Elsbach and co-researcher Beth Bechky, a former professor and alumna of the University of California-Davis who now teaches at New York University’s Stern School of Business, found in a 2011 study that crying at work is acceptable in a few situations, such as when a death in the family or divorce occurs. Even then, if crying is excessive or prolonged rather than occurring only once, the person may be labeled as weak, disruptive and manipulative because of the assumption that women get what they want by crying. Elsbach said surprisingly, women observers—in addition to men—viewed other women as manipulative when crying excessively or in the office space.

Elsbach said the perception of women who cry as being manipulative is uncommon but a career-killer. The researchers relatively found that crying during a meeting or an individual performance evaluation with one’s supervisor can have the greatest negative impact.

The researchers just completed a study awaiting publication titled “How Observers Assess Women Who Cry in Professional Work Contexts.” The team found 65 people—split evenly between males and females—who reported 100 stories of recent crying at work they observed within the last year.

The study found four types of situations that induce crying at work: performance evaluation; personal issues such as death, illness, divorce; work-related events such as promotions or assignments; work stress and heated meetings.

Each situation had informal rules governing what behavior was perceived as acceptable. Elsbach pointed out that if women cried within the context of their expected role in the office, it was more likely to be seen as appropriate compared to someone who did not conform to the expected role and acted out of character, like crying in a public setting that disrupts the work of others, usually following a critical performance evaluation.

“People had clear expectations about how they needed to behave even in these stressful, difficult situations at work,” Elsbach said. “As long as you did what you were expected to do, even if it included crying, then you were sort of forgiven.”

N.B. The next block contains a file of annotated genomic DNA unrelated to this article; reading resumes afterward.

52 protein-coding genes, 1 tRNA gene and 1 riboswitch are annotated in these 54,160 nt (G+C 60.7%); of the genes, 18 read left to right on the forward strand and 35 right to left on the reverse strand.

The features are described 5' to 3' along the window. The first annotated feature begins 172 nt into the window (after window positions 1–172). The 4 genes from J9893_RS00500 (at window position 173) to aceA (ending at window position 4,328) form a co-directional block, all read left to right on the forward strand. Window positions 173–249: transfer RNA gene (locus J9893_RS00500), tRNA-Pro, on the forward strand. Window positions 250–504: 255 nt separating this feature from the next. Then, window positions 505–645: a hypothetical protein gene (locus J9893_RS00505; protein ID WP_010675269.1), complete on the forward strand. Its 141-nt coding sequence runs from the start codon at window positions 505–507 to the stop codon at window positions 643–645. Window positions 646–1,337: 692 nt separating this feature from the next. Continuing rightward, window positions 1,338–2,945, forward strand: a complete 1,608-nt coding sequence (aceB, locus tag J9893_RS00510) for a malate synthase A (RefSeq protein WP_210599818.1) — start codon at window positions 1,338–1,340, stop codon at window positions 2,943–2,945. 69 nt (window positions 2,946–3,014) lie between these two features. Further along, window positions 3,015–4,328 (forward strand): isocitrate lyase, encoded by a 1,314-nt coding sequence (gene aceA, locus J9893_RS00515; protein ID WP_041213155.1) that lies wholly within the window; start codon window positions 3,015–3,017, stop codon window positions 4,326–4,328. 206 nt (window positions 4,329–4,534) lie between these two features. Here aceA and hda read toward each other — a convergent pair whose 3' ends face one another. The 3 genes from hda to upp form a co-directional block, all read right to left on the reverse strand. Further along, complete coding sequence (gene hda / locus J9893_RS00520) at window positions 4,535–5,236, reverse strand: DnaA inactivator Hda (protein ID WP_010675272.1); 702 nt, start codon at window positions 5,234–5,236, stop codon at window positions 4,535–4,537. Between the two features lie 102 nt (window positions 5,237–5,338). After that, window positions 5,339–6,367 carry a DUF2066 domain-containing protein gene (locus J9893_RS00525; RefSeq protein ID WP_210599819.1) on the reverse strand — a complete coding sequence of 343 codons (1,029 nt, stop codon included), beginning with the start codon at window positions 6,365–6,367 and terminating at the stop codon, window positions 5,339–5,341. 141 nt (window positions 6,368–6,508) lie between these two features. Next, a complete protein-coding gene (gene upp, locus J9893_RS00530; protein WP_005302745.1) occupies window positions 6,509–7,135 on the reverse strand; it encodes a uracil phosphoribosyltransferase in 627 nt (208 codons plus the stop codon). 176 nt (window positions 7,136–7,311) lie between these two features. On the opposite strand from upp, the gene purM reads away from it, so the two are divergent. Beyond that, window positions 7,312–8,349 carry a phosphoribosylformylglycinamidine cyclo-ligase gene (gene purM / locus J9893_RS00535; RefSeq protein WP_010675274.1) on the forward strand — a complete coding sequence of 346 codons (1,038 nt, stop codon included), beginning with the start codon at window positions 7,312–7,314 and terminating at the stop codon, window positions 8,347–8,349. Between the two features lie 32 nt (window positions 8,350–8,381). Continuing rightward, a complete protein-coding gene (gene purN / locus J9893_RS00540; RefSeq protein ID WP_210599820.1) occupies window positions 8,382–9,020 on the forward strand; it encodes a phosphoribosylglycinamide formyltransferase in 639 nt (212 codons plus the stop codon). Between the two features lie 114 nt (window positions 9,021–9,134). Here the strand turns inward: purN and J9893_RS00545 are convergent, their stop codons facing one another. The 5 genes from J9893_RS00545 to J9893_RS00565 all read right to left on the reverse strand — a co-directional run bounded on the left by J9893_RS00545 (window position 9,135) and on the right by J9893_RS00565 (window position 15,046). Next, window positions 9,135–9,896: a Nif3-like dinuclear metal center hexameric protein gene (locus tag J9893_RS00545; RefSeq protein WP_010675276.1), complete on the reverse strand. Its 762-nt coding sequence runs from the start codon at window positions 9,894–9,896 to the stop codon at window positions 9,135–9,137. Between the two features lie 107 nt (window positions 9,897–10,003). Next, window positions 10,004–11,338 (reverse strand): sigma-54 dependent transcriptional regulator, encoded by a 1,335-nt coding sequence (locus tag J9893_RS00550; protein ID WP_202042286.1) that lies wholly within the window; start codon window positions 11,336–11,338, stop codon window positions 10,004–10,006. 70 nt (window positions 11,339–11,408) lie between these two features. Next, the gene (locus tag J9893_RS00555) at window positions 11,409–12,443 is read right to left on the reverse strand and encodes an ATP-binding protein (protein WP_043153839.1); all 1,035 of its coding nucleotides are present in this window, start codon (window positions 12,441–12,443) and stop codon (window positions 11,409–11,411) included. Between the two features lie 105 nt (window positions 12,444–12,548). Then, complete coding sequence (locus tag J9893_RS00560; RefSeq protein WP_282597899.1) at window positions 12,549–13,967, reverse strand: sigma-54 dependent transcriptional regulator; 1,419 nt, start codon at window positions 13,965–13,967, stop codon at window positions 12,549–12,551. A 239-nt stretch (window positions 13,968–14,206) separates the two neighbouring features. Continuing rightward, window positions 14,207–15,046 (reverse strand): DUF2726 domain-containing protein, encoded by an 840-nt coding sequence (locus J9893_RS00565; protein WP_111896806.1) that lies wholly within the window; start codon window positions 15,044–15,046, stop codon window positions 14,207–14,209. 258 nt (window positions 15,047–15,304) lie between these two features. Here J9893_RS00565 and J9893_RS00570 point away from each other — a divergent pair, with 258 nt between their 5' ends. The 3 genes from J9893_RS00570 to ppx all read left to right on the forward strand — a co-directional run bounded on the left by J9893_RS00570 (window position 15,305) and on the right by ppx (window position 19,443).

These situations strongly apply to office and industry jobs, but for work that is more social and physically strenuous, such as the restaurant business, crying in the workplace is more normal and perhaps accepted.

Maddie Rehayem, a 23-year-old employee at the Chicago Diner in Logan Square, is expected to assist other staffers, run food, bus tables and make milkshakes in an efficient and friendly manner. Rehayem, who has been working there for about a year, said the work environment is often stressful and overwhelming, as it is in any restaurant, which sometimes brings her to tears from anger or frustration. She said it does not interfere with her work and not many coworkers know because it’s a personal matter. She said typically she cries in the bathroom when she needs a break.

“Sometimes I tell people I am a huge crybaby, and people don’t believe me because they think I am really tough,” Rehayem said with a laugh.

For her, crying during stressful times is a release of energy that helps carry her through the work day. Rehayem said she thinks that women are not more emotional than men and the stereotype stamping women as strongly emotional is not accurate; although, she said sexism at her job exists.

“It’s something I’ve struggled with, but you just have to power through it,” she said. “I am an emotional person, but that doesn’t have anything to do with my gender.” 

In the corporate world, promotions and layoffs are guaranteed to trigger tears, so it comes as no surprise that human resource professionals witness an array of emotions. Patricia Rios, Columbia’s former associate vice president of Human Resources, now works at the Chicago Housing Authority as the chief administrative officer and oversees the HR department. She has witnessed  countless tears shed and other forms of emotional expression in her career. She added that said women and men get treated differently for crying. 

“A man could cry and people would not give it a thought,” Rios said. “The next day when a woman cries, they are now stereotyped and labeled.”

To move forward and change the stereotypes surrounding women expressing emotion at work, Elsbach said women must be careful not to confirm it. 

“The notion of men being emotional just isn’t there,” she said. “If they do cry, it doesn’t fit any of the stereotypes, so there isn’t that automatic activation. Then people have to do more purposeful thinking,” she said.

Rios stressed that the main goal of everyone in the workforce is to be professional and control their emotions, but she understands it’s difficult. She said it does not hurt a career or change the perception of women to see them crying. If the tears come, she said it’s best to simply embrace them.

“If it happens, don’t apologize for it,” she said. “It is just a show of your emotions.”